Former NSA aide Michael Flynn will cooperate with Senate panel

UPDATE — 6:12 p.m. EDT:  The House Committee on Intelligence has authorized subpoenas for former National Security Advisor Michael Flynn and President Trump’s personal lawyer, Michael Cohen.

Similarly, the committee signed off on subpoenas to Flynn’s business, Flynn Intel LLC, and Cohen’s law firm, Michael D. Cohen and Associates PC.  

A joint statement released by panel members Mike Conaway (R-Texas) and Adam Schiff (D-Calif.) stated the committee sought personal testimony, and both personal and business records from Flynn and Cohen.

 

In a reversal from his earlier resolution to plead the Fifth Amendment, former National Security Advisor Michael Flynn said he would begin cooperating with the Senate intelligence committee’s investigation on Russian attempts to influence the 2016 presidential election.

Mr. Flynn said in an email to the committee late Tuesday he would hand over some documents related to his businesses, Flynn Intel Group Inc. and Flynn Intel Group LLC, as well as personal documents beginning Tuesday, June 6.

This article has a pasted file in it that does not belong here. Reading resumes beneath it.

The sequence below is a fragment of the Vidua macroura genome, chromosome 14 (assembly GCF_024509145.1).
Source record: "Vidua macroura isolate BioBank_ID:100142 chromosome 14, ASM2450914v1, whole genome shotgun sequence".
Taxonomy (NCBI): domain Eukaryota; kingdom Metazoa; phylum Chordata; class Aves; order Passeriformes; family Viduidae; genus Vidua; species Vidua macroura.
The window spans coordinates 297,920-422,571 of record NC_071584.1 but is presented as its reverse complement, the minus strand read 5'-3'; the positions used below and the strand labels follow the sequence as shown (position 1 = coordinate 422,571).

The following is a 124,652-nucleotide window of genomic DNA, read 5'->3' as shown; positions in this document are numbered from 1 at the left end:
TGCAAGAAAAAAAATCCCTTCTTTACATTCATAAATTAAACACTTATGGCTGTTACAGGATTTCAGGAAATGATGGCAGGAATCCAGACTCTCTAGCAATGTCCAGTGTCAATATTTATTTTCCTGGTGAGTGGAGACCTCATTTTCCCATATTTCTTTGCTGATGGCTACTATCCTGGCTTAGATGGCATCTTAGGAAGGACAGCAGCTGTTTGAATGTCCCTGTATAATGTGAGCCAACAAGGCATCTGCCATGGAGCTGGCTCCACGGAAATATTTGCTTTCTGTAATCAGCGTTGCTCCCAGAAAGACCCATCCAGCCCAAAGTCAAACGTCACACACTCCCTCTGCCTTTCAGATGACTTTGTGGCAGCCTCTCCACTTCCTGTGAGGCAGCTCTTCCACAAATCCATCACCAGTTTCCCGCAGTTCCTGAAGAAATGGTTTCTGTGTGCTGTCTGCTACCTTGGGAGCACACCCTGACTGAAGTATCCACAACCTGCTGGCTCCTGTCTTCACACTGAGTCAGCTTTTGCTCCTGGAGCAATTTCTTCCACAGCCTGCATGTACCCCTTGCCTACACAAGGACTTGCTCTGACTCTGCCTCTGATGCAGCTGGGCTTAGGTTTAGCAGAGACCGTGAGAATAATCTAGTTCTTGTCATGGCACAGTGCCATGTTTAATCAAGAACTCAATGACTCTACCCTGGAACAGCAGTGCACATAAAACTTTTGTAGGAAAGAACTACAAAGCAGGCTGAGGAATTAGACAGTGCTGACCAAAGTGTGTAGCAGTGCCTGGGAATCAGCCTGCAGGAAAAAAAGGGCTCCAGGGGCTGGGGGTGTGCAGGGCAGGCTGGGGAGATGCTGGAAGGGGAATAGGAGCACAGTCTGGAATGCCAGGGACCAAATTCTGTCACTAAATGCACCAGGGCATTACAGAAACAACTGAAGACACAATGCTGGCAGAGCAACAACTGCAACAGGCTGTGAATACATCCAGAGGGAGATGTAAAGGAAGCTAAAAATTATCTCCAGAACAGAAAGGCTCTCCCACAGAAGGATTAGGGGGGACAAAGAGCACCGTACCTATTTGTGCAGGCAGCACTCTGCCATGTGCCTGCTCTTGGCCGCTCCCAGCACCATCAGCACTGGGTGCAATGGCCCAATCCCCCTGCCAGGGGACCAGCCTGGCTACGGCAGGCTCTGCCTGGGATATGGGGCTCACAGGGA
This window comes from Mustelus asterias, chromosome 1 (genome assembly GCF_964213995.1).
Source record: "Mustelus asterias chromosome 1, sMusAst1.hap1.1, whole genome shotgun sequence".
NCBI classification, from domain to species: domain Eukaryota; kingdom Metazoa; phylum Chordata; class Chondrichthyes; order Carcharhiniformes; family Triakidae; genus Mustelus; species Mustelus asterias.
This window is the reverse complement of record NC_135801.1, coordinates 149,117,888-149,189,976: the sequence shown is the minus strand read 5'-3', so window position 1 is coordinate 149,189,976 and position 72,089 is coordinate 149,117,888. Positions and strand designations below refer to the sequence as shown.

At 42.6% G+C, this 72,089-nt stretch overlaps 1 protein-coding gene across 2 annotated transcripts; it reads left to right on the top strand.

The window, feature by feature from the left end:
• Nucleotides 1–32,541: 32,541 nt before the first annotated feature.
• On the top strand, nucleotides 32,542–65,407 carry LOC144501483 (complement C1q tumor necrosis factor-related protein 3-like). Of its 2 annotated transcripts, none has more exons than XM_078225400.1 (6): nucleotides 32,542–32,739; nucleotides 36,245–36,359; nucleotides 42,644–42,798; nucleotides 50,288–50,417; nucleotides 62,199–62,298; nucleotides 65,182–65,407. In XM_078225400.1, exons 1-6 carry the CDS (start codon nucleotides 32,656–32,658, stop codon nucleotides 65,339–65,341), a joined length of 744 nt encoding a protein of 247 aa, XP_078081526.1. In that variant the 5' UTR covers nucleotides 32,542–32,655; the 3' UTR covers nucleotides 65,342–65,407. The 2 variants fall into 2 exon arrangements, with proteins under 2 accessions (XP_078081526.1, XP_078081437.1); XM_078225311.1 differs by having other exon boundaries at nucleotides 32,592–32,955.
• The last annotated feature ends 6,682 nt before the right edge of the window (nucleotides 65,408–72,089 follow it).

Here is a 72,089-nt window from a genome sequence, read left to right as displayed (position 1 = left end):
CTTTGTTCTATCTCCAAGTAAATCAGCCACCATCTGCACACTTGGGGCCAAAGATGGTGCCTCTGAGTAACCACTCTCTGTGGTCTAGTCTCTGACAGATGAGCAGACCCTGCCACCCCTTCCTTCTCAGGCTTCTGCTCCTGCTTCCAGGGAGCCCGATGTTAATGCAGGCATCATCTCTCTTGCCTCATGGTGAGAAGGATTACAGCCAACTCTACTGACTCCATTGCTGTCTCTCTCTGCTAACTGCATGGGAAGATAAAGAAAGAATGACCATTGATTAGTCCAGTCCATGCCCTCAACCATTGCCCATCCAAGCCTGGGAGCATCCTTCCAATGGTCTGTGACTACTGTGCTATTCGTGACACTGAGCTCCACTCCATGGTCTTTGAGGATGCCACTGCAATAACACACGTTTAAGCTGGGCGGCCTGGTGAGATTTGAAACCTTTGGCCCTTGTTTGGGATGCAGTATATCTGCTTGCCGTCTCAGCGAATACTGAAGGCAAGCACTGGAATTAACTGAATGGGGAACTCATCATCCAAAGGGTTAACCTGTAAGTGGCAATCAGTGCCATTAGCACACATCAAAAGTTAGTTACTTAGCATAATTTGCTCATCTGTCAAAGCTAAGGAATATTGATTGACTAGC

The Senate Intelligence Committee had originally issued a subpoena to Flynn for documents on May 11.  After an 11-day delay, Flynn had stated on May 22 he would not cooperate with the Senate panel and would instead invoke his Fifth Amendment right.

Following the public announcement of his intent to avoid testimony, the committee subpoenaed Flynn’s business documents, which do not fall under the constitutional protection against self-incrimination.

Flynn’s decision to hand over documents means a prolonged legal battle will likely be avoided. Although congressional subpoenas do not carry the weight of the court system, witnesses have successfully fought the writ and avoided appearing in front of congressional committees.

The former Army lieutenant general’s decision to begin cooperating with the Senate committee comes amid the revelation his firm, Flynn Intel Group, was paid by a close ally of Turkish President Recep Erdogan to assist in the production of a film which simultaneously targeted an Erdogan critic and promoted Erdogan’s image abroad.

Flynn’s firm was paid over $500,000 for its efforts by Turkish businessman Ekim Alptekin, who is allied with Erdogan, but the film was never completed.

 

[Reuters via Business Insider] [NPR] [The Week] [Reuters] [Photo courtesy Reuters via Mother Jones]